Former Rep. Mike Rogers’s (R-Mich.) decision to jump in the Michigan Senate race is giving the GOP a shot in the arm as it looks to make waves across a bigger Senate map.
Contests in West Virginia, Montana and Ohio — three states with vulnerable Democratic incumbents that could swing control of the chamber — have been squarely on the minds of both parties all year.
But Republicans have been trying to recruit top candidates in states such as Michigan, Pennsylvania and Wisconsin, where the GOP thinks it has a good chance if things break its way.
Enter Rogers, who became the first prominent Republican to enter the race to take on Rep. Elissa Slotkin (D-Mich.), the likely Democratic Michigan Senate nominee.
Michigan is a purple state that has become a trouble spot for Republicans since former President Trump’s upset win there in 2016, and top Republicans are lining up behind Rogers.
“The map expands significantly if you get the right candidates,” Sen. John Thune (S.D.), the No. 2 Senate Republican, said, describing Rogers’ entry as a “huge get.”
“I think it puts that state in play. … Obviously, Michigan has been a tough state, but he’s the right kind of candidate.”
The seven-term House member and former chairman of the House Intelligence Committee was also lauded upon his announcement by the National Republican Senatorial Committee (NRSC). The Senate GOP campaign arm has been more heavy-handed this cycle in purposefully looking for strong general election candidates.
That posture is expected to continue in the Wolverine State, especially as former Rep. Peter Meijer (R-Mich.) looks at a primary bid and runs into opposition from some in the party. Meijer lost his primary bid in 2022 after he voted to impeach former President Trump.
“There’s a lot of resistance to a Meijer candidacy because he has no path to victory,” one GOP strategist said, adding that national Republicans “feel Rogers can do a better job of bringing together the pro-Trump and anti-Trump wings of the party.”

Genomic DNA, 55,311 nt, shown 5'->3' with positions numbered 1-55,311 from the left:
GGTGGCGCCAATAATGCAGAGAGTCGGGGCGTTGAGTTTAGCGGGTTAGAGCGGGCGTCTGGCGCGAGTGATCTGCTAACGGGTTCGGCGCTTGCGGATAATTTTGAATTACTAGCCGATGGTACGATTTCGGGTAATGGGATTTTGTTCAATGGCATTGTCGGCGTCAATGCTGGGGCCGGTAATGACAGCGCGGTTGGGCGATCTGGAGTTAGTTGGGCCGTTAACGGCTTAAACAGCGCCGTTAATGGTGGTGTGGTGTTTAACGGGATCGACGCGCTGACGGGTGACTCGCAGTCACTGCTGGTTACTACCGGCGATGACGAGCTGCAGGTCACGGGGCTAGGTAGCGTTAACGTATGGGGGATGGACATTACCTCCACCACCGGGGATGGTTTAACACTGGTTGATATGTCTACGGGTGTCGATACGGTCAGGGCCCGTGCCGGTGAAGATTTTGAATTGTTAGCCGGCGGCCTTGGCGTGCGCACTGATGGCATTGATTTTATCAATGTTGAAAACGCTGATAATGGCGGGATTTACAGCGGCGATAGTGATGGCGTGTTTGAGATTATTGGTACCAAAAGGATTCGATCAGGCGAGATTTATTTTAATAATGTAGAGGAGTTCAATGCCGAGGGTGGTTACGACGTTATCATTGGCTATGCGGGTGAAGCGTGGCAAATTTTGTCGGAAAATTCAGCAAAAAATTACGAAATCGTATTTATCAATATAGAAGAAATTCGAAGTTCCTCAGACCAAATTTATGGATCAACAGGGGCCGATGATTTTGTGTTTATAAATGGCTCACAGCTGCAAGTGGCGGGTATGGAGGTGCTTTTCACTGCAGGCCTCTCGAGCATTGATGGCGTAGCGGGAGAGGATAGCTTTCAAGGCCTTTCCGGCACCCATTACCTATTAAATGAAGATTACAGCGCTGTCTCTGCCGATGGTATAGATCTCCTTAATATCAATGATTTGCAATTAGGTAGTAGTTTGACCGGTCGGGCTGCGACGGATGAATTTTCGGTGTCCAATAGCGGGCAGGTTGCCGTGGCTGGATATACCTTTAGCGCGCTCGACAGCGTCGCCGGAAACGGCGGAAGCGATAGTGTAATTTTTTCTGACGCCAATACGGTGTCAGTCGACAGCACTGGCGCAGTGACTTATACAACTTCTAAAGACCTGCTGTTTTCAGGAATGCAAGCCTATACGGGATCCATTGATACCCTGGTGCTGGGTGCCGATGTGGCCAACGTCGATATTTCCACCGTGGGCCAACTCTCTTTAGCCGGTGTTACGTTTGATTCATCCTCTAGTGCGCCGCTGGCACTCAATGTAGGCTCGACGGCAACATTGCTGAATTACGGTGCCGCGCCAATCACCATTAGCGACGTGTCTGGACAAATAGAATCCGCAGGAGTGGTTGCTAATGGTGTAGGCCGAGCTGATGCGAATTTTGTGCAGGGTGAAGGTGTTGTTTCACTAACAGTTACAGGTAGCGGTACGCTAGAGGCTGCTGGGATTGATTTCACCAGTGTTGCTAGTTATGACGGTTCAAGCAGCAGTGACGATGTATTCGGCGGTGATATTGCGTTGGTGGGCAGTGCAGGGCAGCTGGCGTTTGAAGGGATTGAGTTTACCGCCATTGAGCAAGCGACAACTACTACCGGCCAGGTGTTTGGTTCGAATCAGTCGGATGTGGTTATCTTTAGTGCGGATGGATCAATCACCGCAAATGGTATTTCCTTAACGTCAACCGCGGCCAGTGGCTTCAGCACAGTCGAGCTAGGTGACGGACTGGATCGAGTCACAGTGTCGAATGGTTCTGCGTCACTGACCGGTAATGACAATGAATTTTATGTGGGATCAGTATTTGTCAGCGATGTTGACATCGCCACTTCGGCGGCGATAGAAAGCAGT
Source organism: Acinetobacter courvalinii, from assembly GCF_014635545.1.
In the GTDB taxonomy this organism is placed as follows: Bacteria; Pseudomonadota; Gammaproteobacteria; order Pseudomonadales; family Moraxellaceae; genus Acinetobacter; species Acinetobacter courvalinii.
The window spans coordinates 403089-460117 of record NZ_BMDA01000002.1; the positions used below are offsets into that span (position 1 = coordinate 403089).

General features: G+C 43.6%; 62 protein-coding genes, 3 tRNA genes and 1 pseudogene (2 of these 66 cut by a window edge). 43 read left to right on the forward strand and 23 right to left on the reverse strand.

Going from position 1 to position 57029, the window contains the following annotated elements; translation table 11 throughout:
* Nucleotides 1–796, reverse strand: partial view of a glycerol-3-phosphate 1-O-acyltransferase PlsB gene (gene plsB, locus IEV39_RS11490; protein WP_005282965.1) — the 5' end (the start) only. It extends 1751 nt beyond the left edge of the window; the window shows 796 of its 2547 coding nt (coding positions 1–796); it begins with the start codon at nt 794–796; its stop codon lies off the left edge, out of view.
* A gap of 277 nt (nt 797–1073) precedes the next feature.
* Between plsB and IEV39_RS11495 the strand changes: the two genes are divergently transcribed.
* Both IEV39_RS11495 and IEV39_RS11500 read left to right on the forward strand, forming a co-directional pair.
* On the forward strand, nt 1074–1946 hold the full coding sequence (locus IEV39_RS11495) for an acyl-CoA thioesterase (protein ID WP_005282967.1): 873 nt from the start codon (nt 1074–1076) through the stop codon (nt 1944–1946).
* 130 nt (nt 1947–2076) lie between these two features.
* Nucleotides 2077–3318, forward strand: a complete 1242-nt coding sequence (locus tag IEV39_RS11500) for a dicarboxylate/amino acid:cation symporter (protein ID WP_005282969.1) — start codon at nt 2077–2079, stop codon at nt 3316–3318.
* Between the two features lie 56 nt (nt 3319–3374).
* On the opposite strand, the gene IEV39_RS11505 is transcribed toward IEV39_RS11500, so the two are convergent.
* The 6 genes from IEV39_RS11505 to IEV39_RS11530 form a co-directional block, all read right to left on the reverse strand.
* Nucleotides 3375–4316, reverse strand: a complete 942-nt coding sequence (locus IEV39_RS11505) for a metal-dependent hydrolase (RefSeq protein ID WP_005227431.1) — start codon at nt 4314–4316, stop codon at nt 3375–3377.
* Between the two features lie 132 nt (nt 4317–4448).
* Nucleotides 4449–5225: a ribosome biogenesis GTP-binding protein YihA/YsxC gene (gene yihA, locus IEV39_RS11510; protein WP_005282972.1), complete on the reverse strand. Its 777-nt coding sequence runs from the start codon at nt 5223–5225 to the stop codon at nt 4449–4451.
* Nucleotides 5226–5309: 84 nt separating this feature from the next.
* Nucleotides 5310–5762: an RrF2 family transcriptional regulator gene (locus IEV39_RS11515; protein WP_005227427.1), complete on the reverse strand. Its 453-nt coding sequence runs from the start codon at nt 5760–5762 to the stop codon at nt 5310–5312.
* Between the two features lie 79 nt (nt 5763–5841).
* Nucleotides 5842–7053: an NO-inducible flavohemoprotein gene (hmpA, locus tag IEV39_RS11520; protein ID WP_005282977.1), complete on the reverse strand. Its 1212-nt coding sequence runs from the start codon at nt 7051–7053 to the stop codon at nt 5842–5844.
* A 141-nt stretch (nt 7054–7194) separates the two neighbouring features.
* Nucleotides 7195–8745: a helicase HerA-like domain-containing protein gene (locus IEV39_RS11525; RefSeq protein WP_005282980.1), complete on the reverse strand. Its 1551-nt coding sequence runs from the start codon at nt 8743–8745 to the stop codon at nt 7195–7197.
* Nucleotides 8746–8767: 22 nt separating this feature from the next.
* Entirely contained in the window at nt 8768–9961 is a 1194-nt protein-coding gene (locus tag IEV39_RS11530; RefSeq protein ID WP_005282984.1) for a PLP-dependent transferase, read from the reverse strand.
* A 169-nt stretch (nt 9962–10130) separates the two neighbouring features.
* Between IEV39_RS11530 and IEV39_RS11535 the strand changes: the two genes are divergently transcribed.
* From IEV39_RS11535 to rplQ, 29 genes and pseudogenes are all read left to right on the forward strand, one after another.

However, a Rogers bid is not without its warts. The ex-FBI agent retired from the House in 2014, became a national security consultant and analyst and has largely sat out a political decade that for Republicans has been dominated by Trump and a shift in their voter base.
Thune admitted that Rogers will likely need to “get his running shoes on again” and “get back in shape,” politically speaking.
Other top senators are unconcerned. Sen. Shelley Moore Capito (R-W.Va.) served alongside Rogers for the entirety of their House careers and labeled him as “the whole package.”
“Our party is not monolithic,” Capito told The Hill. “Some people want to make it that way, and I think Michigan is probably one of those states that has a greater variety than maybe some other states.”
Republicans are hopeful that David McCormick will follow suit soon in Pennsylvania in the party’s quest to oust Sen. Bob Casey (D-Pa.). Multiple GOP sources indicated that McCormick is doing everything consistent with preparation for a Senate bid, including interviewing and hiring staff, appearances at county events and continued events to promote his book.
A McCormick Senate announcement is expected in the near future, sources familiar said.
Finally, Republicans are awaiting word on whether businessman, Eric Hovde, will take the plunge to set up a matchup in Wisconsin next November with Sen. Tammy Baldwin (D-Wis.). According to one Wisconsin GOP operative, Hovde has moved closer to launching a bid, but there is no timeline for a potential campaign announcement.
Hovde has become the top choice in Wisconsin for many national Republicans, as he can self-fund an operation and has experience running a statewide campaign. He lost a primary to former Wisconsin Gov. Tommy Thompson (R) in 2012 for the seat Baldwin currently occupies.
That race, however, is forcing Hovde to do a lot of work mending fences with the national GOP crowd that opposed and helped defeat him 12 years ago. He has held discussions with NRSC Chairman Steve Daines (R-Mont.) as he weighs a possible run.
“He knows that he has a luxury that others don’t have,” the operative said, pointing to Hovde’s ability to self-fund and, as a result, announce later than most other candidates. “He is a guy who has done this before, knows what a tough campaign is, is a good messenger because he’s a straight-talker and he has the resources.”
“People realize that’s a pretty good candidate at the end of the day,” the operative added.
Despite the ray of optimism for the GOP, Democrats remain confident in those contests as they look to keep hold of those seats and keep their slim majority.
“I think they’re all in a good, strong position because they have proven records. My sense is that in each case, the people in those states recognize that they put their states first and always have delivered and will continue to deliver,” said Sen. Chris Van Hollen (D-Md.), who ran the Democratic Senatorial Campaign Committee in 2018, the last year each of the party’s incumbents won.